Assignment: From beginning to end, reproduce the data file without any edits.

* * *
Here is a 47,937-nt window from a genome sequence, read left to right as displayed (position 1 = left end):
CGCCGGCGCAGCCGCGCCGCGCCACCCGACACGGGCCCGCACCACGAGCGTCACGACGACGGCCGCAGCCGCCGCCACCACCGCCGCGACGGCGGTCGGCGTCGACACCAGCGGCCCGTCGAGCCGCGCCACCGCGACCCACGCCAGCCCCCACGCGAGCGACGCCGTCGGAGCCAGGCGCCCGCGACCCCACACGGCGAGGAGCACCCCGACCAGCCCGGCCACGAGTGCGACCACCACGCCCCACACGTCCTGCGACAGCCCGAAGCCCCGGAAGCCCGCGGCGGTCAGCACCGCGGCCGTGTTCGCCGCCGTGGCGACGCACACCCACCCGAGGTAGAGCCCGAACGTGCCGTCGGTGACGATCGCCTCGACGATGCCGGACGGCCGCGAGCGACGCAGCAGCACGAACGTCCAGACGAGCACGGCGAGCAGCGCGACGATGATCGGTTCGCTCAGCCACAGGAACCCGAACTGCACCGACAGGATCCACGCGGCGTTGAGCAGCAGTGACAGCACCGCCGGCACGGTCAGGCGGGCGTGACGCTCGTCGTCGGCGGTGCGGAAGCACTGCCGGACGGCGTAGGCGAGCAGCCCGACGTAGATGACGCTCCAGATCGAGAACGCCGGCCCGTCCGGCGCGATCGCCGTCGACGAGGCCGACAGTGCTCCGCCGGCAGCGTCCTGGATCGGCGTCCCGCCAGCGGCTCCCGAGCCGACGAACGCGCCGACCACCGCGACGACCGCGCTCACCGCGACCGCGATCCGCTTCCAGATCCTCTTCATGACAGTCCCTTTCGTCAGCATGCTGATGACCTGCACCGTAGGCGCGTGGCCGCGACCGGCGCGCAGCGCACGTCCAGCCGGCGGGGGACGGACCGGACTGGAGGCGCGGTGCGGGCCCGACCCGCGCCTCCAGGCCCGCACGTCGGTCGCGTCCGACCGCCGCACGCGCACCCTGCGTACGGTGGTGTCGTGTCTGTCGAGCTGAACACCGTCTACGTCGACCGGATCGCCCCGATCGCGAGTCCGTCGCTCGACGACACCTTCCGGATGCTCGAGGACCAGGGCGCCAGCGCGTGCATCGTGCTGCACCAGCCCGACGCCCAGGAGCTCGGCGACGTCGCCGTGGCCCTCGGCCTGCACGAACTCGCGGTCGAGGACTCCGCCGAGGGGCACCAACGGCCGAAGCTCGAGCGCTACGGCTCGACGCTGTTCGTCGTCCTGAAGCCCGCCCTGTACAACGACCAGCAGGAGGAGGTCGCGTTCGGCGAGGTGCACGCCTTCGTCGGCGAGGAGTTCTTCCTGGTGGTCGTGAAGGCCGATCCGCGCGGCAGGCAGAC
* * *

Here is a 47,937-nt window from a genome sequence, read left to right as displayed (position 1 = left end):
CGCCGGCGCAGCCGCGCCGCGCCACCCGACACGGGCCCGCACCACGAGCGTCACGACGACGGCCGCAGCCGCCGCCACCACCGCCGCGACGGCGGTCGGCGTCGACACCAGCGGCCCGTCGAGCCGCGCCACCGCGACCCACGCCAGCCCCCACGCGAGCGACGCCGTCGGAGCCAGGCGCCCGCGACCCCACACGGCGAGGAGCACCCCGACCAGCCCGGCCACGAGTGCGACCACCACGCCCCACACGTCCTGCGACAGCCCGAAGCCCCGGAAGCCCGCGGCGGTCAGCACCGCGGCCGTGTTCGCCGCCGTGGCGACGCACACCCACCCGAGGTAGAGCCCGAACGTGCCGTCGGTGACGATCGCCTCGACGATGCCGGACGGCCGCGAGCGACGCAGCAGCACGAACGTCCAGACGAGCACGGCGAGCAGCGCGACGATGATCGGTTCGCTCAGCCACAGGAACCCGAACTGCACCGACAGGATCCACGCGGCGTTGAGCAGCAGTGACAGCACCGCCGGCACGGTCAGGCGGGCGTGACGCTCGTCGTCGGCGGTGCGGAAGCACTGCCGGACGGCGTAGGCGAGCAGCCCGACGTAGATGACGCTCCAGATCGAGAACGCCGGCCCGTCCGGCGCGATCGCCGTCGACGAGGCCGACAGTGCTCCGCCGGCAGCGTCCTGGATCGGCGTCCCGCCAGCGGCTCCCGAGCCGACGAACGCGCCGACCACCGCGACGACCGCGCTCACCGCGACCGCGATCCGCTTCCAGATCCTCTTCATGACAGTCCCTTTCGTCAGCATGCTGATGACCTGCACCGTAGGCGCGTGGCCGCGACCGGCGCGCAGCGCACGTCCAGCCGGCGGGGGACGGACCGGACTGGAGGCGCGGTGCGGGCCCGACCCGCGCCTCCAGGCCCGCACGTCGGTCGCGTCCGACCGCCGCACGCGCACCCTGCGTACGGTGGTGTCGTGTCTGTCGAGCTGAACACCGTCTACGTCGACCGGATCGCCCCGATCGCGAGTCCGTCGCTCGACGACACCTTCCGGATGCTCGAGGACCAGGGCGCCAGCGCGTGCATCGTGCTGCACCAGCCCGACGCCCAGGAGCTCGGCGACGTCGCCGTGGCCCTCGGCCTGCACGAACTCGCGGTCGAGGACTCCGCCGAGGGGCACCAACGGCCGAAGCTCGAGCGCTACGGCTCGACGCTGTTCGTCGTCCTGAAGCCCGCCCTGTACAACGACCAGCAGGAGGAGGTCGCGTTCGGCGAGGTGCACGCCTTCGTCGGCGAGGAGTTCTTCCTGGTGGTCGTGAAGGCCGATCCGCGCGGCAGGCAGAC